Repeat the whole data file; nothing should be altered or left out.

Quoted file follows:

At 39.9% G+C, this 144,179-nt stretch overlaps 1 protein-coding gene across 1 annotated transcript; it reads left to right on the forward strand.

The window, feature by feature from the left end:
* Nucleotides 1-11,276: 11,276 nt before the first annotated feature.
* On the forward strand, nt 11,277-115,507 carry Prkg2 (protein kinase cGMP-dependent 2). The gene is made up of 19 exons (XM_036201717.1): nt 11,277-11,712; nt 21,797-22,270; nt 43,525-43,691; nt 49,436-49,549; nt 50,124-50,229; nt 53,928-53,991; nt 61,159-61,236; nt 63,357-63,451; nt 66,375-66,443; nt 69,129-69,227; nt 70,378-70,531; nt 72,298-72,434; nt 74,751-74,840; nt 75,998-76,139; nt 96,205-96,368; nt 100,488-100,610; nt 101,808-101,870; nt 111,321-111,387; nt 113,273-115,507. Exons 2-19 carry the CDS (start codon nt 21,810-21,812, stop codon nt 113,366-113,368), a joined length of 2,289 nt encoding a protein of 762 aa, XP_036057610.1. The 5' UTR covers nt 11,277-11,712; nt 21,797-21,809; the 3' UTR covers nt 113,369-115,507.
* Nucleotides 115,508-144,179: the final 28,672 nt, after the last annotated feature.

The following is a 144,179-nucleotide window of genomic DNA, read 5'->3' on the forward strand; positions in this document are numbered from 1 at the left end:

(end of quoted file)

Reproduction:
At 39.9% G+C, this 144,179-nt stretch overlaps 1 protein-coding gene across 1 annotated transcript; it reads left to right on the forward strand.

The window, feature by feature from the left end:
* Nucleotides 1-11,276: 11,276 nt before the first annotated feature.
* On the forward strand, nt 11,277-115,507 carry Prkg2 (protein kinase cGMP-dependent 2). The gene is made up of 19 exons (XM_036201717.1): nt 11,277-11,712; nt 21,797-22,270; nt 43,525-43,691; nt 49,436-49,549; nt 50,124-50,229; nt 53,928-53,991; nt 61,159-61,236; nt 63,357-63,451; nt 66,375-66,443; nt 69,129-69,227; nt 70,378-70,531; nt 72,298-72,434; nt 74,751-74,840; nt 75,998-76,139; nt 96,205-96,368; nt 100,488-100,610; nt 101,808-101,870; nt 111,321-111,387; nt 113,273-115,507. Exons 2-19 carry the CDS (start codon nt 21,810-21,812, stop codon nt 113,366-113,368), a joined length of 2,289 nt encoding a protein of 762 aa, XP_036057610.1. The 5' UTR covers nt 11,277-11,712; nt 21,797-21,809; the 3' UTR covers nt 113,369-115,507.
* Nucleotides 115,508-144,179: the final 28,672 nt, after the last annotated feature.

The following is a 144,179-nucleotide window of genomic DNA, read 5'->3' on the forward strand; positions in this document are numbered from 1 at the left end: